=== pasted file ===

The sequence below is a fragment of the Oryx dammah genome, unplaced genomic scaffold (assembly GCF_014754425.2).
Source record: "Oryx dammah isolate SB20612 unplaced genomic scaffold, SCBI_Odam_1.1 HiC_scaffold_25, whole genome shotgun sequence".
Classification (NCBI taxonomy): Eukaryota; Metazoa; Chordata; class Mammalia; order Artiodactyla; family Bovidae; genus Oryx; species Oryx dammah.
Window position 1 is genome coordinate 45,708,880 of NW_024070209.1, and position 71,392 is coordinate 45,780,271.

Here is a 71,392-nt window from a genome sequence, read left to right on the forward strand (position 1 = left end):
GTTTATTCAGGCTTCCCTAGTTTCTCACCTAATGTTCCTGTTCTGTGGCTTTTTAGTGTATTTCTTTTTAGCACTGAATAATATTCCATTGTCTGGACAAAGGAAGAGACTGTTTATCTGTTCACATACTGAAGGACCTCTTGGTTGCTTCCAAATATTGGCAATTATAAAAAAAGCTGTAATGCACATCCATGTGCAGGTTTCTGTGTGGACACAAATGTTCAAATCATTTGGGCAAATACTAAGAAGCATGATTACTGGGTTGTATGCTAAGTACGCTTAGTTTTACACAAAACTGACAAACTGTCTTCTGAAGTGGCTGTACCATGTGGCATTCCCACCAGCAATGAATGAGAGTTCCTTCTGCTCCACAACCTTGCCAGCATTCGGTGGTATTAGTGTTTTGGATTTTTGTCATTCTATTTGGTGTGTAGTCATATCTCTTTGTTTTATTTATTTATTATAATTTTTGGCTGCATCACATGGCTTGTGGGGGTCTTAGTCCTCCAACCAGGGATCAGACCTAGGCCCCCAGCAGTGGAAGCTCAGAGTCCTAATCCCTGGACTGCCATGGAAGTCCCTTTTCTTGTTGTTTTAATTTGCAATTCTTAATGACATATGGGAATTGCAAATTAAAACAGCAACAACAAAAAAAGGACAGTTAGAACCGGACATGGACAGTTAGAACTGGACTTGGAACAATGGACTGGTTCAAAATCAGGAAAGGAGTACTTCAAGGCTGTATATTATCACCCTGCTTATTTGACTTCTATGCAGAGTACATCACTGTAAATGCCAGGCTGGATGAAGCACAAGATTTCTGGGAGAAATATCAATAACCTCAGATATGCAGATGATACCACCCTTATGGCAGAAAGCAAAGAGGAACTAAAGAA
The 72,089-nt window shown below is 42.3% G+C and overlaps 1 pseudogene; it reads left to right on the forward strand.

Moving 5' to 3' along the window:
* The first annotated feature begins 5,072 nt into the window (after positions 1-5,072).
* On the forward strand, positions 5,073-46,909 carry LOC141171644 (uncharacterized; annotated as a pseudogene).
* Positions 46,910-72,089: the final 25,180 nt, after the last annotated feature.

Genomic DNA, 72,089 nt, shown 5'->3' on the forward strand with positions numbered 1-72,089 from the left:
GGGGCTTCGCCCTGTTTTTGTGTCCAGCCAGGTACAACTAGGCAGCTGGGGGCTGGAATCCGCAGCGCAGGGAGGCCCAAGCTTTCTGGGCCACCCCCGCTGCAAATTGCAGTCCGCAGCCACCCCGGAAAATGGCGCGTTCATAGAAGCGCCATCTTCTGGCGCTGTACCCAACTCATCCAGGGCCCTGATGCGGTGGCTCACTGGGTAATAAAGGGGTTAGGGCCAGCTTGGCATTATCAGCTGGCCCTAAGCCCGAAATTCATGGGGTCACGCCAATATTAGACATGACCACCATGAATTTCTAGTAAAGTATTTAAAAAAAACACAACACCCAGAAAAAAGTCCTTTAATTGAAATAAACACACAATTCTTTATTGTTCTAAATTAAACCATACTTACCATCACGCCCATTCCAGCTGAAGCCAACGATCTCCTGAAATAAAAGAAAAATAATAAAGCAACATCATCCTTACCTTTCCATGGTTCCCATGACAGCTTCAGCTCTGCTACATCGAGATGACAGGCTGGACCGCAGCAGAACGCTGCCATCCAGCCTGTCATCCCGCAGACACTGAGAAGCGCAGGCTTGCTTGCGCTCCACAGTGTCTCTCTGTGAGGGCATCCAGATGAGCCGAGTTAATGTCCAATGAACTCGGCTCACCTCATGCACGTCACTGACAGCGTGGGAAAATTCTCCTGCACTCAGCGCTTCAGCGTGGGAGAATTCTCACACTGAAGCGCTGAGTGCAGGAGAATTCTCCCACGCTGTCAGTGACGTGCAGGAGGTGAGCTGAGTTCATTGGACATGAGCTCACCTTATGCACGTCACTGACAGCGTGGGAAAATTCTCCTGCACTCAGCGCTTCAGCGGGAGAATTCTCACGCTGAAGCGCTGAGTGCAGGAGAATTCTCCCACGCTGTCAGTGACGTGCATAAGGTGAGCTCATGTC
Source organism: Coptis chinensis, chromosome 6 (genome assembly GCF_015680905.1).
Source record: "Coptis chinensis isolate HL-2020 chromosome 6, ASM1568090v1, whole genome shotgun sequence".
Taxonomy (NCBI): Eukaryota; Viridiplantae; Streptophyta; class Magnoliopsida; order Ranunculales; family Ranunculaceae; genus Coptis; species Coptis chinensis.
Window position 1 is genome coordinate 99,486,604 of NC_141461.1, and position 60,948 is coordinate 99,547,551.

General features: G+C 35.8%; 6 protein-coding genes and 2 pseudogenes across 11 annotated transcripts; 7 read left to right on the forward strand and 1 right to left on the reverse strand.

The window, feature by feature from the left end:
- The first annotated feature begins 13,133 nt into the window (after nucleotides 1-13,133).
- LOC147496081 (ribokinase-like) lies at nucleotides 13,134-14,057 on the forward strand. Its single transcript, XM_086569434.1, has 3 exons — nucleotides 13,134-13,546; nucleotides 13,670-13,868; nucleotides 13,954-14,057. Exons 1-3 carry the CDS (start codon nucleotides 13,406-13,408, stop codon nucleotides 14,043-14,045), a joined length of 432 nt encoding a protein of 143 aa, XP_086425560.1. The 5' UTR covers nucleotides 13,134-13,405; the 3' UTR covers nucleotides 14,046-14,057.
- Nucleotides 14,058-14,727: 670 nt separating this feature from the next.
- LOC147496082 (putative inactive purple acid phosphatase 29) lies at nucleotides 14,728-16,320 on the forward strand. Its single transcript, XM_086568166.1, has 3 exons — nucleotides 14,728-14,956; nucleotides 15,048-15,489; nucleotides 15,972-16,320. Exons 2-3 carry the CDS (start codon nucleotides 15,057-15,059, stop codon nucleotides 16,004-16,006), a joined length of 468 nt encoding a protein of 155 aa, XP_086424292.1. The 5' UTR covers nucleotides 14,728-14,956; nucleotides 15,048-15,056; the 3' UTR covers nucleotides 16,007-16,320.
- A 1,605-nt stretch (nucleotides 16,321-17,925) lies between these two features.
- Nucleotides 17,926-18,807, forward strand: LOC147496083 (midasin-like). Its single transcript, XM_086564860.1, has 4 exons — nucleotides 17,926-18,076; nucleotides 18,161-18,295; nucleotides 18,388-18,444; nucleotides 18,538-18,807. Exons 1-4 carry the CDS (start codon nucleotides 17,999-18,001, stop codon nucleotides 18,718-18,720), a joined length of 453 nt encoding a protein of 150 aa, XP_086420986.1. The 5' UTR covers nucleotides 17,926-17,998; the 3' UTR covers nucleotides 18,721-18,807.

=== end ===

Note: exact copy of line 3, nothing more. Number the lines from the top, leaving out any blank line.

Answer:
Classification (NCBI taxonomy): Eukaryota; Metazoa; Chordata; class Mammalia; order Artiodactyla; family Bovidae; genus Oryx; species Oryx dammah.